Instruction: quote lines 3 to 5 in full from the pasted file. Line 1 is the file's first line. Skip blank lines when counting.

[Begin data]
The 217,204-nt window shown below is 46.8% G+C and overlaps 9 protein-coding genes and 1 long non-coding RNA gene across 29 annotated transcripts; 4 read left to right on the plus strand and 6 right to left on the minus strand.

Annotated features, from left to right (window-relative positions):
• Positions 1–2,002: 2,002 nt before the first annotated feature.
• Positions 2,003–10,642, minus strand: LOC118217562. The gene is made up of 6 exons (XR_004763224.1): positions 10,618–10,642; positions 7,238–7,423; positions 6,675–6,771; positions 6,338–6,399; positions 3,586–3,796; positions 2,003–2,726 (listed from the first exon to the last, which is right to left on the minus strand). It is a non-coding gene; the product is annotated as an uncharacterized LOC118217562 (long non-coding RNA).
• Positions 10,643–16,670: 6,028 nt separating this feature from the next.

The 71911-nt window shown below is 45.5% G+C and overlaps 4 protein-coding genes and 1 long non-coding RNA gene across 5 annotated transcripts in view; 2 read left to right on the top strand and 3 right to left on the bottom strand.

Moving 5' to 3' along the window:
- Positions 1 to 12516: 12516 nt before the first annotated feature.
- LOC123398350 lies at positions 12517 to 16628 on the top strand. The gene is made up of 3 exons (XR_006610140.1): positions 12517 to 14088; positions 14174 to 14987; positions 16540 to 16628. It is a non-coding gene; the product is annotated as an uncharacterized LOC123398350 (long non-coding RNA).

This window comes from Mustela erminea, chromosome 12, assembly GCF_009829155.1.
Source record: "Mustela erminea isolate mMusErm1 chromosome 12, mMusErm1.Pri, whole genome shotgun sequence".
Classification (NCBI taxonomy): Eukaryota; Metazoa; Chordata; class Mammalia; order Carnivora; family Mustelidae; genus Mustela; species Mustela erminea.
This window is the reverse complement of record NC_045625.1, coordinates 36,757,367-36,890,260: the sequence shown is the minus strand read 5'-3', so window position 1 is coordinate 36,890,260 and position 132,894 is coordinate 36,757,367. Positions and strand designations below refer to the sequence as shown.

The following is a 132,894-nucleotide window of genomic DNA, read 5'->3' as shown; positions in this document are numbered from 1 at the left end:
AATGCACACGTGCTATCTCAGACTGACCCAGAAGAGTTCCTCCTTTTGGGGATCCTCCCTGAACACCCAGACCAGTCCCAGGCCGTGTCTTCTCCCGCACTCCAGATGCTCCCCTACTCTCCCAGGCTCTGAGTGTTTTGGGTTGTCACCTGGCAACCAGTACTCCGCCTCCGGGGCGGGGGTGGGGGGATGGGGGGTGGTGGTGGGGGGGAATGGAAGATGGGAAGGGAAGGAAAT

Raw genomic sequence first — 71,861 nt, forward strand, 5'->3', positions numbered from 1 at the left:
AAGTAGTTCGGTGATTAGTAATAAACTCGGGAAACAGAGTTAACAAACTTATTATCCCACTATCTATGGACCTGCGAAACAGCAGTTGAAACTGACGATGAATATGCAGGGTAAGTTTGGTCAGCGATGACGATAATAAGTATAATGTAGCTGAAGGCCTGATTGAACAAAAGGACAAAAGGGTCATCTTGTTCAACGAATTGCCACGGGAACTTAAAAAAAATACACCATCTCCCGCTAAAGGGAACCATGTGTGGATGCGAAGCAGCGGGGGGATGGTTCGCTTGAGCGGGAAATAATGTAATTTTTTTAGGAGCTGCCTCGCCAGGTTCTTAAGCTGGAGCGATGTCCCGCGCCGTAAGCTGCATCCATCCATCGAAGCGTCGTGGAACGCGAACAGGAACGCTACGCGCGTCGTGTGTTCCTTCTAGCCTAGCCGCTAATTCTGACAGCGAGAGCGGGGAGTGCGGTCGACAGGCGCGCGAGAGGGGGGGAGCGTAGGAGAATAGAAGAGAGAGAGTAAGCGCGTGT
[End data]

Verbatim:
• Positions 1–2,002: 2,002 nt before the first annotated feature.
• Positions 2,003–10,642, minus strand: LOC118217562. The gene is made up of 6 exons (XR_004763224.1): positions 10,618–10,642; positions 7,238–7,423; positions 6,675–6,771; positions 6,338–6,399; positions 3,586–3,796; positions 2,003–2,726 (listed from the first exon to the last, which is right to left on the minus strand). It is a non-coding gene; the product is annotated as an uncharacterized LOC118217562 (long non-coding RNA).
• Positions 10,643–16,670: 6,028 nt separating this feature from the next.